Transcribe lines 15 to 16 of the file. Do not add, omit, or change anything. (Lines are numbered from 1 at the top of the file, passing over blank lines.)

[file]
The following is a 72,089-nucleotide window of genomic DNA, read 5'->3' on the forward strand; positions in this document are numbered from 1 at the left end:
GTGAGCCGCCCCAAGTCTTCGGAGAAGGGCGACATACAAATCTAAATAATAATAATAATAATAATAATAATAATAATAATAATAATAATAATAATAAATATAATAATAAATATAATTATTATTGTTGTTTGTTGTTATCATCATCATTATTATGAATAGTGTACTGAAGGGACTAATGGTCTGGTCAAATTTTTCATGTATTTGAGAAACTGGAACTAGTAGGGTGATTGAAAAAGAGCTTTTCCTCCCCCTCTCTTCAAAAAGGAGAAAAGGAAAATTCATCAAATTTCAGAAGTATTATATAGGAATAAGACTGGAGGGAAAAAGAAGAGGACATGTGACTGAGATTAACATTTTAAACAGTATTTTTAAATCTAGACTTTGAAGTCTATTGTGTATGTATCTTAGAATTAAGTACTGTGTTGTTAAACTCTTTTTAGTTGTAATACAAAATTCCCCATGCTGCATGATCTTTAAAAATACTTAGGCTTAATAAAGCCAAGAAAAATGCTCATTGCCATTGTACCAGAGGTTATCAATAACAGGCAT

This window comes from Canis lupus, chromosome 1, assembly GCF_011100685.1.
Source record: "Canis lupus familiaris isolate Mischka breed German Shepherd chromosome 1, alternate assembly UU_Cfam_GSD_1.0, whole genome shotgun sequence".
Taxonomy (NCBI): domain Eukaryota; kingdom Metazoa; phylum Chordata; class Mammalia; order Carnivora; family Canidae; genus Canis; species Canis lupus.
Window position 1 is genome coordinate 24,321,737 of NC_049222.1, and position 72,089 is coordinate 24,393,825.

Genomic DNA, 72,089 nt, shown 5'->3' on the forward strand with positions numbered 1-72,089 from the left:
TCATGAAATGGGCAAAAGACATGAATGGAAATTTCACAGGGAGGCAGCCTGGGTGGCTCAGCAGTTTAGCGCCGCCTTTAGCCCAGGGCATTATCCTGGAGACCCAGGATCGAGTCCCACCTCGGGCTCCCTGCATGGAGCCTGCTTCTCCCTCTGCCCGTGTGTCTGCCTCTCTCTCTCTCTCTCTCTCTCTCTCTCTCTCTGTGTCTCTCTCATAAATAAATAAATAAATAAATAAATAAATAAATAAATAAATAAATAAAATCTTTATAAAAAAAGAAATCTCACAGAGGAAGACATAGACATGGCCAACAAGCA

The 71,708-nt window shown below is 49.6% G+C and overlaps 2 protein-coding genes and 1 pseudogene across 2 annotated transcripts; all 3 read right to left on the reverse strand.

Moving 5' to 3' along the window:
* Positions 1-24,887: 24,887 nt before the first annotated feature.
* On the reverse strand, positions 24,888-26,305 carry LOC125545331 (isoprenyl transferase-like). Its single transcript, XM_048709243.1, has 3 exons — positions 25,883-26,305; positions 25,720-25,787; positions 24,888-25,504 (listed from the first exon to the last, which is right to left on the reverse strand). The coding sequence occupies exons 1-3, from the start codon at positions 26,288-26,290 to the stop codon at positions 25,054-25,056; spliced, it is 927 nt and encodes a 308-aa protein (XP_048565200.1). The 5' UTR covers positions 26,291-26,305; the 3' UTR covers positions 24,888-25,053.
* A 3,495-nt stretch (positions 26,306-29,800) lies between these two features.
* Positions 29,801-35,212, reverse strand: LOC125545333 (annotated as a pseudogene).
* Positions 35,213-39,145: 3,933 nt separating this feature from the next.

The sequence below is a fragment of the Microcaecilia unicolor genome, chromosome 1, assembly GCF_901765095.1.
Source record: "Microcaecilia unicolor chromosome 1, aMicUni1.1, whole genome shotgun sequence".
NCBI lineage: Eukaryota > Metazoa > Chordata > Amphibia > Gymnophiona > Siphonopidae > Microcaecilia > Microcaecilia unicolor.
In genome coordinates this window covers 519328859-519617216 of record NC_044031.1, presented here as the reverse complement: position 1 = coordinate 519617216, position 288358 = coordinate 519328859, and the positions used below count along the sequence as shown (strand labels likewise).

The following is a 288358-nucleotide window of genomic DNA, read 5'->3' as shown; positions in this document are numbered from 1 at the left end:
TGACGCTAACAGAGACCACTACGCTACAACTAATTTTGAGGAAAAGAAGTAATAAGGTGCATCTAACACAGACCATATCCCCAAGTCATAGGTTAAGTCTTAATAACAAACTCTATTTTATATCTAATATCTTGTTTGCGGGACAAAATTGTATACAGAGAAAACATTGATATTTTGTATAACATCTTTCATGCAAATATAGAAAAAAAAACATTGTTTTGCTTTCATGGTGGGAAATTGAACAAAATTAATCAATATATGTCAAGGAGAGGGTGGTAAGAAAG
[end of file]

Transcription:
* Positions 35,213-39,145: 3,933 nt separating this feature from the next.

The sequence below is a fragment of the Microcaecilia unicolor genome, chromosome 1, assembly GCF_901765095.1.